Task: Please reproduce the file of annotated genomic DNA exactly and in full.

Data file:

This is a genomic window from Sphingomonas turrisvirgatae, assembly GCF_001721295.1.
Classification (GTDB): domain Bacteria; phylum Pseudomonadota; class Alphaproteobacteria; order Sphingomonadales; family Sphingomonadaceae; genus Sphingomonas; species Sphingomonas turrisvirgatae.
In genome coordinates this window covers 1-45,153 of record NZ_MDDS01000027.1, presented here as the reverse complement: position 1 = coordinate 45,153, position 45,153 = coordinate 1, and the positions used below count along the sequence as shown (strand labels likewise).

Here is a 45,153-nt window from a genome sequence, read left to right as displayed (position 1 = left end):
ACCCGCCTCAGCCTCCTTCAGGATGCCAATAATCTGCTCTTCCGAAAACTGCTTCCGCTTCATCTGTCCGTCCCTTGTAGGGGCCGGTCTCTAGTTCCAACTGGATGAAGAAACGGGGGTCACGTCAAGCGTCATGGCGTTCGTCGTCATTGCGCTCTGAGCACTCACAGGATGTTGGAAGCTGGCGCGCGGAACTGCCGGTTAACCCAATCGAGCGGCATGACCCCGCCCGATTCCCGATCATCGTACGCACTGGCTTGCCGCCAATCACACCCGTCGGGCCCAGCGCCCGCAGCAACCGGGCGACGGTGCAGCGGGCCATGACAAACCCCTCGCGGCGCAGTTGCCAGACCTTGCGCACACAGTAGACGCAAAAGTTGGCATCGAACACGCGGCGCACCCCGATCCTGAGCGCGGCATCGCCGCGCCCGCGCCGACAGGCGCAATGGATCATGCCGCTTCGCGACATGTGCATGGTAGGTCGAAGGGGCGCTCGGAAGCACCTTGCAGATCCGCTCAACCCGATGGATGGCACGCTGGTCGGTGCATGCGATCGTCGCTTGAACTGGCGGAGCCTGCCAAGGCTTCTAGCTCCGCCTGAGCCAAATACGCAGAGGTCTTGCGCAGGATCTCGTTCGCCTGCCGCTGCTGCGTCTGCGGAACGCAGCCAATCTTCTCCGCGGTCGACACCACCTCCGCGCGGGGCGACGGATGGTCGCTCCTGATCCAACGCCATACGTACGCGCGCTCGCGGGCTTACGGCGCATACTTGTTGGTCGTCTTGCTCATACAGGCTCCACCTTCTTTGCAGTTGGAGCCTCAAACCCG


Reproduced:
This is a genomic window from Sphingomonas turrisvirgatae, assembly GCF_001721295.1.
Classification (GTDB): domain Bacteria; phylum Pseudomonadota; class Alphaproteobacteria; order Sphingomonadales; family Sphingomonadaceae; genus Sphingomonas; species Sphingomonas turrisvirgatae.
In genome coordinates this window covers 1-45,153 of record NZ_MDDS01000027.1, presented here as the reverse complement: position 1 = coordinate 45,153, position 45,153 = coordinate 1, and the positions used below count along the sequence as shown (strand labels likewise).

Here is a 45,153-nt window from a genome sequence, read left to right as displayed (position 1 = left end):
ACCCGCCTCAGCCTCCTTCAGGATGCCAATAATCTGCTCTTCCGAAAACTGCTTCCGCTTCATCTGTCCGTCCCTTGTAGGGGCCGGTCTCTAGTTCCAACTGGATGAAGAAACGGGGGTCACGTCAAGCGTCATGGCGTTCGTCGTCATTGCGCTCTGAGCACTCACAGGATGTTGGAAGCTGGCGCGCGGAACTGCCGGTTAACCCAATCGAGCGGCATGACCCCGCCCGATTCCCGATCATCGTACGCACTGGCTTGCCGCCAATCACACCCGTCGGGCCCAGCGCCCGCAGCAACCGGGCGACGGTGCAGCGGGCCATGACAAACCCCTCGCGGCGCAGTTGCCAGACCTTGCGCACACAGTAGACGCAAAAGTTGGCATCGAACACGCGGCGCACCCCGATCCTGAGCGCGGCATCGCCGCGCCCGCGCCGACAGGCGCAATGGATCATGCCGCTTCGCGACATGTGCATGGTAGGTCGAAGGGGCGCTCGGAAGCACCTTGCAGATCCGCTCAACCCGATGGATGGCACGCTGGTCGGTGCATGCGATCGTCGCTTGAACTGGCGGAGCCTGCCAAGGCTTCTAGCTCCGCCTGAGCCAAATACGCAGAGGTCTTGCGCAGGATCTCGTTCGCCTGCCGCTGCTGCGTCTGCGGAACGCAGCCAATCTTCTCCGCGGTCGACACCACCTCCGCGCGGGGCGACGGATGGTCGCTCCTGATCCAACGCCATACGTACGCGCGCTCGCGGGCTTACGGCGCATACTTGTTGGTCGTCTTGCTCATACAGGCTCCACCTTCTTTGCAGTTGGAGCCTCAAACCCG